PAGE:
If you have done this exercise you can discover how “hidden” the objects may be even if they sit in your plain view. The difference between these two small tests lies in the precision of your focus (“How many red objects are there?” vs “Find me 100 red objects”) as well as your motivation/willingness to perform the task.

The learning point is this. The quality of your focus (precision plus motivation) influences the quality of your answers.

If you are looking to get unstuck, improve an aspect of your life or find a solution, an important idea or a resource may be hidden in your plain view without your active and dedicated effort. In other words, as with internet searches, the context, the right question, defines what you will find.

Conclusion

The tests above clearly demonstrate the importance of the right focus. What you focus on will determine how you lead your life. If you choose to pay attention to grumpy people, annoying situations, self pity and miseries, surely you will encounter them in your life. Your lenses of focus define what you see. If, on other hand, you choose to concentrate on happy moments, kindness or smiles, you will experience them in your life.You are the one with the power to alternate your attention.

Both sides, sadness and joy, ups and downs, difficulty and solution, have always been there. Why? Because the pendulum of life swings between the polarities. It is what you choose to see, hear and experience will color your life happy or not.

This is all great, but …

Where does freewriting come into the picture?

Freewriting has a special role. Under time limit and through continuous writing, you can reach your vast inner space beneath your daily chatter-box or critic. This is the space where creative solutions happily live in.

A good and precise question is your point of focus. Your practice of freewriting is a way to dig deep and discover what matters to you. When made actionable, the discoveries will lead you to success.

Final exercise

If your life vision is buried under the tasks of the daily routines, use freewriting to elaborate on this. Set the timer for 20minutes. Ask the question:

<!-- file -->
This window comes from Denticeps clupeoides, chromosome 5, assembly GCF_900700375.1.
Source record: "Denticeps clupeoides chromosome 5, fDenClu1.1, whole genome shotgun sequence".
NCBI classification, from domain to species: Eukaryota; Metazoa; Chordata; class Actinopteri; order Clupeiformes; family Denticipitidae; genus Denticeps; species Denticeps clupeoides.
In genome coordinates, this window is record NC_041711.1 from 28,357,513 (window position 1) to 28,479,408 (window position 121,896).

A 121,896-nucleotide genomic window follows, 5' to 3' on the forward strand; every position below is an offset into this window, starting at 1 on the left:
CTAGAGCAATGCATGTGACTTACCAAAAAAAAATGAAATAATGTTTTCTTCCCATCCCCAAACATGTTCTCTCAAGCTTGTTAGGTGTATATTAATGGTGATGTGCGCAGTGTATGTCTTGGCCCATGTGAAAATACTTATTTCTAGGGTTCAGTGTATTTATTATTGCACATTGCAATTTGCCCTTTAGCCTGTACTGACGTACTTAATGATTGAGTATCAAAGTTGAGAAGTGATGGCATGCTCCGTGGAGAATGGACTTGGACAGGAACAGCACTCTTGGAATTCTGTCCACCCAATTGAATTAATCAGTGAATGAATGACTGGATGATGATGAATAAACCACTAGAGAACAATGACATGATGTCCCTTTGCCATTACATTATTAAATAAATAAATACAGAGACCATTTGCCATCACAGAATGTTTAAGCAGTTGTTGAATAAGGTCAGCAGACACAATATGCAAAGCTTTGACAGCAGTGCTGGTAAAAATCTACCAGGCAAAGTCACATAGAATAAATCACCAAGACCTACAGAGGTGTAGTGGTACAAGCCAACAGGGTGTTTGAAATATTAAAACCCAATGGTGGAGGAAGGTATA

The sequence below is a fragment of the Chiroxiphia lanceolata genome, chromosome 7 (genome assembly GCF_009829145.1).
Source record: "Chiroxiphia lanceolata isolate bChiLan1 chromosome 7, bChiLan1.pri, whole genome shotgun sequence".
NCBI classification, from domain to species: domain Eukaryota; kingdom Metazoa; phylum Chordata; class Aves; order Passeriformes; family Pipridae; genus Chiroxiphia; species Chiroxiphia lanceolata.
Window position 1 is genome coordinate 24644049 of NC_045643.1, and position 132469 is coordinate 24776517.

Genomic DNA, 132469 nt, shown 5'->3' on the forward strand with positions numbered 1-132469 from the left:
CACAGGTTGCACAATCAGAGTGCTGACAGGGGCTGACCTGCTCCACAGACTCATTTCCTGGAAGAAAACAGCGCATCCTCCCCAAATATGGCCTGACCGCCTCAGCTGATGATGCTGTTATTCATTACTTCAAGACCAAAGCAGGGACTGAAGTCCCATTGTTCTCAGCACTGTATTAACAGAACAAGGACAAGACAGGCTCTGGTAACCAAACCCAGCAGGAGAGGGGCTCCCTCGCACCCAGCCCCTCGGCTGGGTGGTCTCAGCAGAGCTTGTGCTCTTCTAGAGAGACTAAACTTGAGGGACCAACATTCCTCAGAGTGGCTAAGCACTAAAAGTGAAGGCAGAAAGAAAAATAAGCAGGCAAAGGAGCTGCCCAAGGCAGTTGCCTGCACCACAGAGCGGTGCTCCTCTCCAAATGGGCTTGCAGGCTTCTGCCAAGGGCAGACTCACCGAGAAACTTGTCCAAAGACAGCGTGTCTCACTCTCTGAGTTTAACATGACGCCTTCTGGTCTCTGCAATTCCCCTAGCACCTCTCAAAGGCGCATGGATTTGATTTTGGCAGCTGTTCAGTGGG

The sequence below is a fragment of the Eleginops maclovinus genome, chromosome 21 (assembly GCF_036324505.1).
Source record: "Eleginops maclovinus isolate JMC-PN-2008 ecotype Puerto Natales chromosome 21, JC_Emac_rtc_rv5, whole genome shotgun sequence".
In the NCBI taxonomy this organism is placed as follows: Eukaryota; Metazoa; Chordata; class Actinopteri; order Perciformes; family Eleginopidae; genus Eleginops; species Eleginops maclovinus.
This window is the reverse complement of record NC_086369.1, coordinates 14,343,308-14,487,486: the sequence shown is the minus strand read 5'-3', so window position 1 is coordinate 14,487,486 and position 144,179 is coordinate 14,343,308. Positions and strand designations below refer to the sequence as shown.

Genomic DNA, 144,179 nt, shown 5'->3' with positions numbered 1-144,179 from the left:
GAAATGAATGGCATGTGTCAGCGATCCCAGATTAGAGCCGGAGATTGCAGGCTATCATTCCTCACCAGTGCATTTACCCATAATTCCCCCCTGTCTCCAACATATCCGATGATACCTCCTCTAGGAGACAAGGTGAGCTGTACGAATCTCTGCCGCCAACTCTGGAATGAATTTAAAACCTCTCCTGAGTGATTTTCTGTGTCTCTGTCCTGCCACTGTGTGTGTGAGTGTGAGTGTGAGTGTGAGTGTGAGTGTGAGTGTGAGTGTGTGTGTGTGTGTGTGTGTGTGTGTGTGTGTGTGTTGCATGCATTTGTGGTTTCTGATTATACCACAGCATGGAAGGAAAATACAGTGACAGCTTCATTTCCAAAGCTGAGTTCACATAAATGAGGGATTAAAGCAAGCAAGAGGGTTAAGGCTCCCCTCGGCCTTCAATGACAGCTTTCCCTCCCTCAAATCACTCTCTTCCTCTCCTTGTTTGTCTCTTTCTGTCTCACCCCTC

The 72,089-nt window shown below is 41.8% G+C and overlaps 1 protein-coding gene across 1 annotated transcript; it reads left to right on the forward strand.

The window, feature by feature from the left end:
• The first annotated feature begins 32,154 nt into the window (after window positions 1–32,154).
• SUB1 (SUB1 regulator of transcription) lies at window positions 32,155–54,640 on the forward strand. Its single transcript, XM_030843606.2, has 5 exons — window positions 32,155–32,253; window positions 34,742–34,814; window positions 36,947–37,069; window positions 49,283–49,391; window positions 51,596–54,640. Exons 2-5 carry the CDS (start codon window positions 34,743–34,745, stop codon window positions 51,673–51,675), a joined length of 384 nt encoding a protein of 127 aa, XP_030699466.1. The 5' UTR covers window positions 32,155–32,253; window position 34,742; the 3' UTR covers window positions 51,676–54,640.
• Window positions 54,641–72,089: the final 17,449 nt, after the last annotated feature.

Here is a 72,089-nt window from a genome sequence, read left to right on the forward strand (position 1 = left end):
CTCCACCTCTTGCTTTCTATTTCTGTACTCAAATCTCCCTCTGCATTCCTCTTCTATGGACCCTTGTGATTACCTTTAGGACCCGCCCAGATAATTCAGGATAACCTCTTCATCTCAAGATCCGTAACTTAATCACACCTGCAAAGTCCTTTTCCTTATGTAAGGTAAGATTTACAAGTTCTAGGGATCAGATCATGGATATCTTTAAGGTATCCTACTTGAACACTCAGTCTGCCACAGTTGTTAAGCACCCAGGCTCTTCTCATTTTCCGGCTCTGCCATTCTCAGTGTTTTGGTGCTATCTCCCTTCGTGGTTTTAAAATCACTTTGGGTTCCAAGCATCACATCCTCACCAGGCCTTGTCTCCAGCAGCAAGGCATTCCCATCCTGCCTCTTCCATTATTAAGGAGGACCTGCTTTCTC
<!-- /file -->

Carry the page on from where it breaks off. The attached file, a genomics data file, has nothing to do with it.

“What is necessary for me to have a fantastic life?”.

Write continuously, without editing, to answer this question. Include all the criteria, and the three aspects of “being”, “doing” and “having”.

Choose  one item from this exploration list. Take an action in the next few hours.

***

 

freewriting_problem_solving

Automatic writing for problem solving

Freewriting, also called automatic writing, is a fantastic tool for problem solving. Even more than that, it is a wonderful tool for generating creative ideas, organizing chaos in your head and getting unstuck. I’ve got really hooked to this practice when I read “Accidental genius” by Mark Levy.

I consider this book a must-read, especially for visual learners, who want to become effective in their problem solving. The book is full of valuable exercises and methods for generating ideas painlessly and having them well organized. Although it reads as a workbook, it can certainly be appreciated without making the exercises step by step. You can  jump into freewriting directly. Even though the book is geared towards a business world, the concepts are directly applicable to these who want to use their brains creatively. Be prepared, though, that it is a dry or cynical read, at times.

The idea of automatic writing is to define your problem first, set a timer to say 15min ans start writing continuously and as fast as possible until the timer beep. The fast paces forces your mind to reach for its internal resources and partial solutions, hidden from the plain view.

According to the author, there are six secrets for a solution-focused freewriting.

1. Try Easy.

“A relaxed 90% is more efficient than a vein-bulging 100% effort.”

Just relax and start scribbling. When you do automatic writing, your goal is not to produce a breath-taking piece of prose, but to jot your ideas down on the paper, instead. That’s it. You are to collect your ideas, as if you are collecting leaves, flowers or conkers with your kid for some home-make projects.

Before you start freewriting, it’s good to have a small ritual where you remember to be easy with yourself and stay centered during writing. When you allow yourself to relax, your mind will set itself free. It will maneuver through the maze of thoughts the way it likes.